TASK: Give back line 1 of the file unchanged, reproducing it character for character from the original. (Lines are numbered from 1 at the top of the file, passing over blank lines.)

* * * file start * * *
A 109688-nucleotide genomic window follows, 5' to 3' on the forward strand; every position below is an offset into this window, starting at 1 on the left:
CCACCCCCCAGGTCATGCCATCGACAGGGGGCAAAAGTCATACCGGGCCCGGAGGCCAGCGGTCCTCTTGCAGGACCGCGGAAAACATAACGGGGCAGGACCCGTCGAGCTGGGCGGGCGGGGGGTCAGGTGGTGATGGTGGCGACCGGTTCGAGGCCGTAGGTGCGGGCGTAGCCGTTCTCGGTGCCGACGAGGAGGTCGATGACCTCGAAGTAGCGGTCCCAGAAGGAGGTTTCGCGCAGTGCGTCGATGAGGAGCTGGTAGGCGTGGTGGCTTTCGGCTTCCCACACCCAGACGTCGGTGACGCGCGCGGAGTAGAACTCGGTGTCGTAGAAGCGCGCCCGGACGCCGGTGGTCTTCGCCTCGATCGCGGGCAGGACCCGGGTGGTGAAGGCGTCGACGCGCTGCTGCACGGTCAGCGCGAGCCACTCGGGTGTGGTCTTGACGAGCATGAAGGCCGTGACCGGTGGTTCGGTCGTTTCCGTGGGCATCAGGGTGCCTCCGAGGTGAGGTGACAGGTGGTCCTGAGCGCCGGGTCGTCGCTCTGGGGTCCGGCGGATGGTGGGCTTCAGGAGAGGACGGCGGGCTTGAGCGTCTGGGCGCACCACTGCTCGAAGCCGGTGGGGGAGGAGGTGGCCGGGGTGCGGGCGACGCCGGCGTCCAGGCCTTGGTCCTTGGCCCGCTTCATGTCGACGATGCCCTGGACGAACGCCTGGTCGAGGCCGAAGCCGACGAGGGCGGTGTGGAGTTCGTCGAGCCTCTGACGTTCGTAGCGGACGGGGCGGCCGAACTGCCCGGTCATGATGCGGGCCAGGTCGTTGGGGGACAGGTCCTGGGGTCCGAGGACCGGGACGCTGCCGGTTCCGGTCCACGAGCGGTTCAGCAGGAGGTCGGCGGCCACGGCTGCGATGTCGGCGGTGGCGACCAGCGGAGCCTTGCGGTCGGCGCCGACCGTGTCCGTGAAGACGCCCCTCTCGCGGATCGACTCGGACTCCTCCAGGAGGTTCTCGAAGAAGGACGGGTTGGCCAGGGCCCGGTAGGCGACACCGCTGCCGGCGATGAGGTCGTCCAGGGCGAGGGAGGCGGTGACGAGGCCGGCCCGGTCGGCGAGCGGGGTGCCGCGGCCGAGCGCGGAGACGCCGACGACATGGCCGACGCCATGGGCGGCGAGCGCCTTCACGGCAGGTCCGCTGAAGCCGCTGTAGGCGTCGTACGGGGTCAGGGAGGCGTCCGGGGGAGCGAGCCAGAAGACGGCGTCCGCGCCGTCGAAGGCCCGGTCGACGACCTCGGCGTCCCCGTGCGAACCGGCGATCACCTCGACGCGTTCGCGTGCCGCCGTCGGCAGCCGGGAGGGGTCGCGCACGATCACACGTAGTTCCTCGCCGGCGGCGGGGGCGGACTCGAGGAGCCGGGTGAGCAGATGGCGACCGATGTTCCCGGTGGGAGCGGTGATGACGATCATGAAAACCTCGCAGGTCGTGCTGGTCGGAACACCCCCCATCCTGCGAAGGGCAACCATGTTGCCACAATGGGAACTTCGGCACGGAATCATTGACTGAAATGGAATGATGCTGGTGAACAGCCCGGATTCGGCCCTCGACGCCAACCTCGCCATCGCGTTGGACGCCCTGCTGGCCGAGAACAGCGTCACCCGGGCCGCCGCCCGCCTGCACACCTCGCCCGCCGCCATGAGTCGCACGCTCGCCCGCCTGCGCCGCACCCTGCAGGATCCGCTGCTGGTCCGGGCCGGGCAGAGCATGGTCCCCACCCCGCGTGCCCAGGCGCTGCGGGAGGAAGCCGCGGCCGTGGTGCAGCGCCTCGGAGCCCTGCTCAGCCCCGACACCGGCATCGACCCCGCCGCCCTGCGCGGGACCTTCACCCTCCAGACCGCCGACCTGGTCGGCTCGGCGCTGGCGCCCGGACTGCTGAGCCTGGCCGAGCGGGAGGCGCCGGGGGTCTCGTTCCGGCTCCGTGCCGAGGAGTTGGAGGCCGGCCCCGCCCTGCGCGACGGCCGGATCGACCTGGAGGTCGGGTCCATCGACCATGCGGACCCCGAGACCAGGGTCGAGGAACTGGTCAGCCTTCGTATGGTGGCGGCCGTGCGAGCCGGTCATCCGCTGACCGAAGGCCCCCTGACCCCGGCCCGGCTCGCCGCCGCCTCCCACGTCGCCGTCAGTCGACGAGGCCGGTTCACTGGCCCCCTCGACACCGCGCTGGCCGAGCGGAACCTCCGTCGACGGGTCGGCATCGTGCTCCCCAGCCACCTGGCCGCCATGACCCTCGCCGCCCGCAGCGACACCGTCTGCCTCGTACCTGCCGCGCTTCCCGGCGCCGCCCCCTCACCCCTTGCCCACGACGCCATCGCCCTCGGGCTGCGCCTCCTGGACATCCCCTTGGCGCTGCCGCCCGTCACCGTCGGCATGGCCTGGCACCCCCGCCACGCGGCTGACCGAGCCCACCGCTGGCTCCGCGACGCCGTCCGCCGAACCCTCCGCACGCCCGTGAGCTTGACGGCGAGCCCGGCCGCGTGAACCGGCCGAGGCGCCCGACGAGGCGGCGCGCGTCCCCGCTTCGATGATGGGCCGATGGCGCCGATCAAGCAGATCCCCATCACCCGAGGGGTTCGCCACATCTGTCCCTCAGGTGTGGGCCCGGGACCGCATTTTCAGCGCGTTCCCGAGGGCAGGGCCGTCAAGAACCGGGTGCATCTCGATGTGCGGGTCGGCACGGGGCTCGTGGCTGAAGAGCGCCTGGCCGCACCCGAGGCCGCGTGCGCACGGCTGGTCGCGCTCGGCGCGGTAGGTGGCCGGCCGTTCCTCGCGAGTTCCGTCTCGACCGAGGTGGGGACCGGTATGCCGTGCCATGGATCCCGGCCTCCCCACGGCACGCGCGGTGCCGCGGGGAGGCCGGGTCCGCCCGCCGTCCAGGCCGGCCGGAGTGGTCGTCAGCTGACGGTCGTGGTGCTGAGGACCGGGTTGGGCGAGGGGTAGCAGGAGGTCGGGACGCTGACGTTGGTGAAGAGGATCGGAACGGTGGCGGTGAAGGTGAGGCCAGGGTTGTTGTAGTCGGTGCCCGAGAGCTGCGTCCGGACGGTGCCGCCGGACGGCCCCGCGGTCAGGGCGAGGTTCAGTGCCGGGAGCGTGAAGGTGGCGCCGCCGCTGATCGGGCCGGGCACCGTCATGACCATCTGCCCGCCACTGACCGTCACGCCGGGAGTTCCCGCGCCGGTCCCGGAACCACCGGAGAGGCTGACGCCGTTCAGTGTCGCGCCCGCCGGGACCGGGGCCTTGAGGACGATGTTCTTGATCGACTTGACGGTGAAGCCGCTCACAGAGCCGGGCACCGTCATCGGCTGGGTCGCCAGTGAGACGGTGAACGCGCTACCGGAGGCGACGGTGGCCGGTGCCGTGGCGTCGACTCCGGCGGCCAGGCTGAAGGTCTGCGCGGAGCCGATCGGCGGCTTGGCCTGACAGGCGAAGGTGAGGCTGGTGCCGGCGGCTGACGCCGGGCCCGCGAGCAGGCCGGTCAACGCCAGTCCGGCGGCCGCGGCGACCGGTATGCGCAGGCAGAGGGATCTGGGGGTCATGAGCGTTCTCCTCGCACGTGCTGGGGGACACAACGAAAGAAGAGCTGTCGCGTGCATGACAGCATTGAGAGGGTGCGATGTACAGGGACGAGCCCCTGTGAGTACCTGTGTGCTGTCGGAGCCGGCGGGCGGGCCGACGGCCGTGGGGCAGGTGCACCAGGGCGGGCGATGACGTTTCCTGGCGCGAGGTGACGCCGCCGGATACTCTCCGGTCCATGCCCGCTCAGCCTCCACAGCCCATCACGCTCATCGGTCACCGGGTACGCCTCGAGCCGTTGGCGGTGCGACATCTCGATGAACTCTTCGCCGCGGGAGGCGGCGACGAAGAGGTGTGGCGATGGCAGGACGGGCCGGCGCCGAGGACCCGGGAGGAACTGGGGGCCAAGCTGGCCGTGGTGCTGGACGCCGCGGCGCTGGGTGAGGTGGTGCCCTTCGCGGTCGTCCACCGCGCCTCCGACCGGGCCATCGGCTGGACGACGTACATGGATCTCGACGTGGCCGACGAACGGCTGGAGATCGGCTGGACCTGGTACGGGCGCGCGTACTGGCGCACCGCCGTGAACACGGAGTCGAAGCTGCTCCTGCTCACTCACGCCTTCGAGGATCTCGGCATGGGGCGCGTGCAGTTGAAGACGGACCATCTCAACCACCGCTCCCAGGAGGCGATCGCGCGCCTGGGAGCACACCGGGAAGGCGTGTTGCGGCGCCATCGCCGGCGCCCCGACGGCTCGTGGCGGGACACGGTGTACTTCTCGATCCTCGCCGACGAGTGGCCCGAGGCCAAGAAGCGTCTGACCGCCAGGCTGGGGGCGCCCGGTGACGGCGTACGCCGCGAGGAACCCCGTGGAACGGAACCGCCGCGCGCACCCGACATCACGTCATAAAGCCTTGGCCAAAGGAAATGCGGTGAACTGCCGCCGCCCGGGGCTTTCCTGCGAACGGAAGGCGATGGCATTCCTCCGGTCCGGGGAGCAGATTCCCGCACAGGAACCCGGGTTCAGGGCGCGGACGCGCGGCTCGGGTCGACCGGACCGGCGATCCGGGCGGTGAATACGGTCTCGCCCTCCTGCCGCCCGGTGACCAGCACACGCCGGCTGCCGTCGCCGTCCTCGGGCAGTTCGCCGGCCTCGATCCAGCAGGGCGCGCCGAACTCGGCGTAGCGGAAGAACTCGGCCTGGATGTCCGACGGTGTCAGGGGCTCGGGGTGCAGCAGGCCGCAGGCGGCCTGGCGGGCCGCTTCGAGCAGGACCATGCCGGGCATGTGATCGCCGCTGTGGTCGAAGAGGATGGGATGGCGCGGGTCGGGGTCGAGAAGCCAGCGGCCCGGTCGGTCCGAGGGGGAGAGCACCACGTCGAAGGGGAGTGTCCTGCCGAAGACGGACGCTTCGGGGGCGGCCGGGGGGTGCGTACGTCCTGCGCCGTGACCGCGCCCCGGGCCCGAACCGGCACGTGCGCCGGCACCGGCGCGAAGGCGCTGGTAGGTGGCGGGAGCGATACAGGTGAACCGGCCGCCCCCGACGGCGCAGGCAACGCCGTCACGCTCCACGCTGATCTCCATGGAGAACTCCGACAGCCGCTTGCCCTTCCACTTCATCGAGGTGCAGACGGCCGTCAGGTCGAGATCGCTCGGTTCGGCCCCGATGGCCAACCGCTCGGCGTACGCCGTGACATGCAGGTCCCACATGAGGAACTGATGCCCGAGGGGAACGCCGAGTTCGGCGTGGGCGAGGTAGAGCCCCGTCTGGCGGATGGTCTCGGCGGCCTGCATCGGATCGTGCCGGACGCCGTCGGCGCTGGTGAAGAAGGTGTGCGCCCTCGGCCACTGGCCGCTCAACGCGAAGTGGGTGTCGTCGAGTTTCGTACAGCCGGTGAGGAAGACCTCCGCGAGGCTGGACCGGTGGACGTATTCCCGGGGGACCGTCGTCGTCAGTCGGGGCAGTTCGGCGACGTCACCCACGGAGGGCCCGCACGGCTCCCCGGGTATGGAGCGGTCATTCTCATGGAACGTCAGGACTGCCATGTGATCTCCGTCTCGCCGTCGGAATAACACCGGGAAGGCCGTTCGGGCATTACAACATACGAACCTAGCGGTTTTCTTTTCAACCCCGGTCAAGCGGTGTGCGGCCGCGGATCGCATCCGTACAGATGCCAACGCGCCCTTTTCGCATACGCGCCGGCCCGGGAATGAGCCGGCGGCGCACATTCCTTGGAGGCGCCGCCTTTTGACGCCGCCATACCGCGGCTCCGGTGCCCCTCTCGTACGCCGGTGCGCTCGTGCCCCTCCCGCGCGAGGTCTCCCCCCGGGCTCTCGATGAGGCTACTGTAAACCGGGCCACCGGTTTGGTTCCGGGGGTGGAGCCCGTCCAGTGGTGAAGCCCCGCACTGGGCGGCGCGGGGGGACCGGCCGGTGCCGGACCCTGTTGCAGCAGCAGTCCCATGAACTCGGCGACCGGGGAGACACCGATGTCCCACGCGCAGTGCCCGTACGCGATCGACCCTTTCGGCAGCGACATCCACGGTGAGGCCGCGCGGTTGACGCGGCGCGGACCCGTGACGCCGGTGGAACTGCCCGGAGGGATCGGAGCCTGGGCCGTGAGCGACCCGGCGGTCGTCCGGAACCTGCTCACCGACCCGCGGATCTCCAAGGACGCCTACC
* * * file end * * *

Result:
A 109688-nucleotide genomic window follows, 5' to 3' on the forward strand; every position below is an offset into this window, starting at 1 on the left: